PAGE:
In an exchange with the evolutionary biologist and Marxist J.B.S. Haldane, C.S. Lewis found his motivations under assault. Lewis offered this marvelous reply:
The Professor has his own explanation…he thinks that I am unconsciously motivated by the fact that I “stand to lose by social change.” And indeed it would be hard for me to welcome a change which might well consign me to a concentration camp. I might add that it would likewise be easy for the Professor to welcome a change which might place him in the highest rank of an omnicompetent oligarchy. That is why the motive game is so uninteresting. Each side can go on playing ad nauseam, but when all the mud has been flung every man’s views still remain to be considered on their merits. I decline the motive game and resume the discussion....[I]n the context Lewis is describing–public debates over public matters–he’s quite right. Impugning the motivations of those whom we disagree with should be kept to a minimum. For one thing, it’s hard enough to honestly assess our own motivations, let alone those of others. Every human heart is divided against itself, tainted to one degree or another. Altruism and pride, selflessness and selfishness, mix like salt and water in the ocean. They are nearly impossible to separate out.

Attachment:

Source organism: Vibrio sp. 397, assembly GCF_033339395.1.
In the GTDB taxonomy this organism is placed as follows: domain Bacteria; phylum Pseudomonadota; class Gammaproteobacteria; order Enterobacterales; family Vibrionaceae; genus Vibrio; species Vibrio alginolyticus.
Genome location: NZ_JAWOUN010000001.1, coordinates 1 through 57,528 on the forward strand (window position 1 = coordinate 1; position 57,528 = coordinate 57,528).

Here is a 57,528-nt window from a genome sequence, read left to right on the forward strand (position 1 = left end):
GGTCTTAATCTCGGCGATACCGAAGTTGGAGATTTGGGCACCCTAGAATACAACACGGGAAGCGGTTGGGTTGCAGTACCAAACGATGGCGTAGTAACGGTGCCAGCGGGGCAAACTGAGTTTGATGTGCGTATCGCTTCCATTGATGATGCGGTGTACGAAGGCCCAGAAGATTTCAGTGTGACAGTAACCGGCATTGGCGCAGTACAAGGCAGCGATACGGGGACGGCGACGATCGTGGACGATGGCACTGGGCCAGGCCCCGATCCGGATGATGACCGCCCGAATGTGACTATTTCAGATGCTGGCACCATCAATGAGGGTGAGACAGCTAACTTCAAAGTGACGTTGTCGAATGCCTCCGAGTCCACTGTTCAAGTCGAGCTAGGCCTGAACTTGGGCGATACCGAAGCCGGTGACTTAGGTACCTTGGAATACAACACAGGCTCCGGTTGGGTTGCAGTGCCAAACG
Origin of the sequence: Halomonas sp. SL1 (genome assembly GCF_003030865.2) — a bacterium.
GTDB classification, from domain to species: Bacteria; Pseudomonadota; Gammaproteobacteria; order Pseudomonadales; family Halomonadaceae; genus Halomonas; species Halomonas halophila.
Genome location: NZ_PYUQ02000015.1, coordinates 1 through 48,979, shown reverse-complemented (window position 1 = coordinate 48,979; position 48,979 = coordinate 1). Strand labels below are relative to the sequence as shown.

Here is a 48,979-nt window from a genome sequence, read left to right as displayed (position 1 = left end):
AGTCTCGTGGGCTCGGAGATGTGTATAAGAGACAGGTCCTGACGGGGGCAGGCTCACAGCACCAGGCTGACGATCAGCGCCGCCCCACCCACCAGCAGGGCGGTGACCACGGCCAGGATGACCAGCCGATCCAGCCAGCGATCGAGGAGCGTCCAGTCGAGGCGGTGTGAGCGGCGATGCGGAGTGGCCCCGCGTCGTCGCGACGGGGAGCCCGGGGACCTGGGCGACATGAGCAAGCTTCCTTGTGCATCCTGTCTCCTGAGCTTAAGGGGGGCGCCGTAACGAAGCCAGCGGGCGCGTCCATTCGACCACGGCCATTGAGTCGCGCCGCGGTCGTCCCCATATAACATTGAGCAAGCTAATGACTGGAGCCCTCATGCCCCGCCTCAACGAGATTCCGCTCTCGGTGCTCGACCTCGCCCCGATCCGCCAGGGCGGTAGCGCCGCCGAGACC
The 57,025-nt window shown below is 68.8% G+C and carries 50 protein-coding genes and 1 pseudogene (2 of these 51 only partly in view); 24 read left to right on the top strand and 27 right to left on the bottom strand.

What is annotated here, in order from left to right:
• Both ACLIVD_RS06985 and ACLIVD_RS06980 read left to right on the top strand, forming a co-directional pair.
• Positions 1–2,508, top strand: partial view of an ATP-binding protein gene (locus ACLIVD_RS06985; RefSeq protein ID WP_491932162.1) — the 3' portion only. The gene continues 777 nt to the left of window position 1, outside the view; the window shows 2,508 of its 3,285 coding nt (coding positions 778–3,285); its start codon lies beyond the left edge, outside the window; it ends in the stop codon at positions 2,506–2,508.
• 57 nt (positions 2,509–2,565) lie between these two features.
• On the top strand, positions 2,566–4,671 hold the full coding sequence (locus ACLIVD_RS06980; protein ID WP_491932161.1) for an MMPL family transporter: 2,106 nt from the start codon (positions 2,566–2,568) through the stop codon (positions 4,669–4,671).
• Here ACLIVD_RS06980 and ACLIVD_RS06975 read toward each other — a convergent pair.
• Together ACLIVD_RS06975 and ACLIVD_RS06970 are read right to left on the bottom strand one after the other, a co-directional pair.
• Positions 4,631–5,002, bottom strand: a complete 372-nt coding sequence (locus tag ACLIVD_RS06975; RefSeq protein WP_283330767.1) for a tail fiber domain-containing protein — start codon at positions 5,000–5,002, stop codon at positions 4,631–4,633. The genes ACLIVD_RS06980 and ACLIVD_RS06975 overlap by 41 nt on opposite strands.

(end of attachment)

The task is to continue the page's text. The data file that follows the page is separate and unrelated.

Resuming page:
In addition, the tendency to focus on motivations can be a sign of intellectual laziness. It’s just much easier to attack other people’s motivations than it is to answer their arguments (especially when the arguments are difficult to refute). .... [more]